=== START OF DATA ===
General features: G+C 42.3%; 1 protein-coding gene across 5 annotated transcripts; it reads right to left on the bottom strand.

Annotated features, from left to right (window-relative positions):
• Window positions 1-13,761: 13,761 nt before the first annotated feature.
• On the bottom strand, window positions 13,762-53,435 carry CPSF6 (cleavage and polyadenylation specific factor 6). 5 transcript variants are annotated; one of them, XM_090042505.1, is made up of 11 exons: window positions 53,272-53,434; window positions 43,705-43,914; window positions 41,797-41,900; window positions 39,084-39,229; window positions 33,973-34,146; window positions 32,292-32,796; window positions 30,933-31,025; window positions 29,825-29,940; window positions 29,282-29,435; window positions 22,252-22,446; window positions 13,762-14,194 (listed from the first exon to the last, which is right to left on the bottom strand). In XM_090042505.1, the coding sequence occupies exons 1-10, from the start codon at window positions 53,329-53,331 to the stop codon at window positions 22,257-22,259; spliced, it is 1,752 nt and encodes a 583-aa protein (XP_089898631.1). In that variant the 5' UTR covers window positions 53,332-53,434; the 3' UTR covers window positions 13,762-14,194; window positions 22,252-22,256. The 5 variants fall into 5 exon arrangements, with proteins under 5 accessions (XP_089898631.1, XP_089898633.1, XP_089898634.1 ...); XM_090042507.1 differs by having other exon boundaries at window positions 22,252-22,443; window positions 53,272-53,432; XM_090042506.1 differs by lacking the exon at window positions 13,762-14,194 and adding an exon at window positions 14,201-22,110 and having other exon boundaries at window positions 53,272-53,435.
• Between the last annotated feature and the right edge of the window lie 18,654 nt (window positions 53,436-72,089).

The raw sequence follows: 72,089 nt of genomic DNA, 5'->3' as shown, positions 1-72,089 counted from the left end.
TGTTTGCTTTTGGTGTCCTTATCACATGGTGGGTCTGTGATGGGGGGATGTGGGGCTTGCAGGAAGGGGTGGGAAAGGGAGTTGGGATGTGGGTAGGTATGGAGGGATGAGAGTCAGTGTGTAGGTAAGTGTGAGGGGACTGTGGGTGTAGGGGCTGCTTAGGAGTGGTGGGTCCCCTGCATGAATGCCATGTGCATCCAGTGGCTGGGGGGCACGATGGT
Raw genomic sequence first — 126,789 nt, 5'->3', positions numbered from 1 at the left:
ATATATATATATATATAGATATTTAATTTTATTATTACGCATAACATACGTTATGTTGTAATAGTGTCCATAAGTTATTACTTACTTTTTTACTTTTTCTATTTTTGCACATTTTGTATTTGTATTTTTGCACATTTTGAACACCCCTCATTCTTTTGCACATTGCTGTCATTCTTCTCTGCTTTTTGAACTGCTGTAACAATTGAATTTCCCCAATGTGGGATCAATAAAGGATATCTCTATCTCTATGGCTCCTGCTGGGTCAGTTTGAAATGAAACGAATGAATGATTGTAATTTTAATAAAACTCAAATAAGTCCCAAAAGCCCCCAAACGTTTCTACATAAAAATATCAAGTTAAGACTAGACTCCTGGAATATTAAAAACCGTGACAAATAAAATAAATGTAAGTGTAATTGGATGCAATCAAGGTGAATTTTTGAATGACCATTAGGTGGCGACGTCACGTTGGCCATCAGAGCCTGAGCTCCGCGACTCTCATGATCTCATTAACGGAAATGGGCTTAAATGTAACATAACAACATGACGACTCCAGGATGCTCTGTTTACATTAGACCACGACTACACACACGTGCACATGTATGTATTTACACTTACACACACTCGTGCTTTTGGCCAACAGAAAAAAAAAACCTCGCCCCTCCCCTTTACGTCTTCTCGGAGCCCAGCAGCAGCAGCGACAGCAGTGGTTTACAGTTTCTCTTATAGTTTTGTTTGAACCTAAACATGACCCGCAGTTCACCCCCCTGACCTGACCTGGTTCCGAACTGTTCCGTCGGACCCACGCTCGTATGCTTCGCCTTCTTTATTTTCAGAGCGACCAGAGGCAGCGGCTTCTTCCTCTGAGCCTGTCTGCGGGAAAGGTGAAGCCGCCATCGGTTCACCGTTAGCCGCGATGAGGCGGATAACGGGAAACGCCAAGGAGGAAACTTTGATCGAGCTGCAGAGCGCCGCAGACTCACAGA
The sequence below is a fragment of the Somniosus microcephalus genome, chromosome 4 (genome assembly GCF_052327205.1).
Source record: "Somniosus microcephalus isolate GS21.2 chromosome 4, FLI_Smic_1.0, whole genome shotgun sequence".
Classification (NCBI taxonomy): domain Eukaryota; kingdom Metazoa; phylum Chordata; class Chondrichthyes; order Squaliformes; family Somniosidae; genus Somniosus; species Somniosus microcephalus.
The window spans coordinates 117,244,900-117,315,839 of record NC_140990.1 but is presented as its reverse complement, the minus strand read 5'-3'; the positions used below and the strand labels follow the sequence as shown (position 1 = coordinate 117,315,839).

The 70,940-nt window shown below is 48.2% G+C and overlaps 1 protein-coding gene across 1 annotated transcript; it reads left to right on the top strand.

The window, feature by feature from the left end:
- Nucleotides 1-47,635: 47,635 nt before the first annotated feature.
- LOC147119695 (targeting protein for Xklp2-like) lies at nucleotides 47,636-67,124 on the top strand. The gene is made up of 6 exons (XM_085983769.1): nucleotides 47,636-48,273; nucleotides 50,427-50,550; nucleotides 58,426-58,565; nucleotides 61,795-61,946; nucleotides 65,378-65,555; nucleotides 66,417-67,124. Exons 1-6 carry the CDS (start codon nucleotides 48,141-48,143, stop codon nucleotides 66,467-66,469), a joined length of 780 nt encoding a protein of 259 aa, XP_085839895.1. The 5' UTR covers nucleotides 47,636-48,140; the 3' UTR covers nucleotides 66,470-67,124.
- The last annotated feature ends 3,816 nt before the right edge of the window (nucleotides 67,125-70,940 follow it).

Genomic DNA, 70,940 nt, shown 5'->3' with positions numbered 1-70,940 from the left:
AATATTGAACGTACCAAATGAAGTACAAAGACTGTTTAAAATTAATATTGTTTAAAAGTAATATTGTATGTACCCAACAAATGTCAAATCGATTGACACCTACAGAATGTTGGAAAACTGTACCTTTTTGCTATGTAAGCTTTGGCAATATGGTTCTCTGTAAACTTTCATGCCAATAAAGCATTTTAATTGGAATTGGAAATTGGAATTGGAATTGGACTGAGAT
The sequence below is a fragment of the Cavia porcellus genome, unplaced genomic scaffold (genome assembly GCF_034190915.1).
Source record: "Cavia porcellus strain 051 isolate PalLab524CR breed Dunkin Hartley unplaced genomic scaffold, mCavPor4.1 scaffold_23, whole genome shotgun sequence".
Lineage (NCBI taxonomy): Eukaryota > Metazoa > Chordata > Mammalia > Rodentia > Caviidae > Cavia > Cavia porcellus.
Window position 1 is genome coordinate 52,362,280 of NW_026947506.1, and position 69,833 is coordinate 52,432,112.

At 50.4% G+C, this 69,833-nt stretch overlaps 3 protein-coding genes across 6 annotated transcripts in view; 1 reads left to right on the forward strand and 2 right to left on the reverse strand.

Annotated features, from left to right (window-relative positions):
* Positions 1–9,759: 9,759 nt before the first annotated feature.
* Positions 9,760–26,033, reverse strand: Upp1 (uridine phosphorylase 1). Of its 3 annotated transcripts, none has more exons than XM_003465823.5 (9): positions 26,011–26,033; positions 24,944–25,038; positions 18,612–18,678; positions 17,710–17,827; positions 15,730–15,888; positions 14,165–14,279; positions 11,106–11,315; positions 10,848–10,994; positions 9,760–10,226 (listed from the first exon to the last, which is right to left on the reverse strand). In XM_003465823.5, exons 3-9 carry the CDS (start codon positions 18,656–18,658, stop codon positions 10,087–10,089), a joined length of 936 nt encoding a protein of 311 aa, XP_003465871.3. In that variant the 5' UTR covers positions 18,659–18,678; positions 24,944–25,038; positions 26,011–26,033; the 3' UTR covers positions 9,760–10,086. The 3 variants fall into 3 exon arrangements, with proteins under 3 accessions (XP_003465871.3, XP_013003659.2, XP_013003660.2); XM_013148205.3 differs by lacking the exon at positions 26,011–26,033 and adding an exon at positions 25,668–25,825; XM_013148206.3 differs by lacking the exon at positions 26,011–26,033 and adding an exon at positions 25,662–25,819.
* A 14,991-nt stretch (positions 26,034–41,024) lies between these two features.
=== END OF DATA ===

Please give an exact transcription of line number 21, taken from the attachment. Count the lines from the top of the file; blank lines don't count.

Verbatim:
The sequence below is a fragment of the Cavia porcellus genome, unplaced genomic scaffold (genome assembly GCF_034190915.1).